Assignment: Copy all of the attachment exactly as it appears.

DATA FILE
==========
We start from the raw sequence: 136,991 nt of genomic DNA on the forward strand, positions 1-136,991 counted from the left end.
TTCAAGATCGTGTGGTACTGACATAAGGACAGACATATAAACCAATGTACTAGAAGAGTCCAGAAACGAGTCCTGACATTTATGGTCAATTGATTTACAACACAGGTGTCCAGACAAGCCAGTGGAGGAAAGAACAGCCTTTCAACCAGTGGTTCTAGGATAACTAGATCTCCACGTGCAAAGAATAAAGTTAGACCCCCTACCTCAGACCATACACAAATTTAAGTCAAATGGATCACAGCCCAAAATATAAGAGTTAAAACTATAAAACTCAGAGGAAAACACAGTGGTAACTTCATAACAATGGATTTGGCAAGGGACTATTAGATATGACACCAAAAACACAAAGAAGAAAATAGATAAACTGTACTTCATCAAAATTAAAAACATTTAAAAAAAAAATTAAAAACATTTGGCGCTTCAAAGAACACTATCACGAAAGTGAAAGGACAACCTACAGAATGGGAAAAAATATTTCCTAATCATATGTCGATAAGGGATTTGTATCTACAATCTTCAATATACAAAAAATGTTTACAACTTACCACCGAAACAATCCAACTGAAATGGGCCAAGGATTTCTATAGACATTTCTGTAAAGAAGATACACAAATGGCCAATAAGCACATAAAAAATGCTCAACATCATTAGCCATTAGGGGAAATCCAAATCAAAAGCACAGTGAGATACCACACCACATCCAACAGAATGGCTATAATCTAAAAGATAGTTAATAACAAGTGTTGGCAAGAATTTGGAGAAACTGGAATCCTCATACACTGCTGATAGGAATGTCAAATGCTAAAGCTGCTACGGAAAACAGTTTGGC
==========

We start from the raw sequence: 136,991 nt of genomic DNA on the forward strand, positions 1-136,991 counted from the left end.
TTCAAGATCGTGTGGTACTGACATAAGGACAGACATATAAACCAATGTACTAGAAGAGTCCAGAAACGAGTCCTGACATTTATGGTCAATTGATTTACAACACAGGTGTCCAGACAAGCCAGTGGAGGAAAGAACAGCCTTTCAACCAGTGGTTCTAGGATAACTAGATCTCCACGTGCAAAGAATAAAGTTAGACCCCCTACCTCAGACCATACACAAATTTAAGTCAAATGGATCACAGCCCAAAATATAAGAGTTAAAACTATAAAACTCAGAGGAAAACACAGTGGTAACTTCATAACAATGGATTTGGCAAGGGACTATTAGATATGACACCAAAAACACAAAGAAGAAAATAGATAAACTGTACTTCATCAAAATTAAAAACATTTAAAAAAAAAATTAAAAACATTTGGCGCTTCAAAGAACACTATCACGAAAGTGAAAGGACAACCTACAGAATGGGAAAAAATATTTCCTAATCATATGTCGATAAGGGATTTGTATCTACAATCTTCAATATACAAAAAATGTTTACAACTTACCACCGAAACAATCCAACTGAAATGGGCCAAGGATTTCTATAGACATTTCTGTAAAGAAGATACACAAATGGCCAATAAGCACATAAAAAATGCTCAACATCATTAGCCATTAGGGGAAATCCAAATCAAAAGCACAGTGAGATACCACACCACATCCAACAGAATGGCTATAATCTAAAAGATAGTTAATAACAAGTGTTGGCAAGAATTTGGAGAAACTGGAATCCTCATACACTGCTGATAGGAATGTCAAATGCTAAAGCTGCTACGGAAAACAGTTTGGC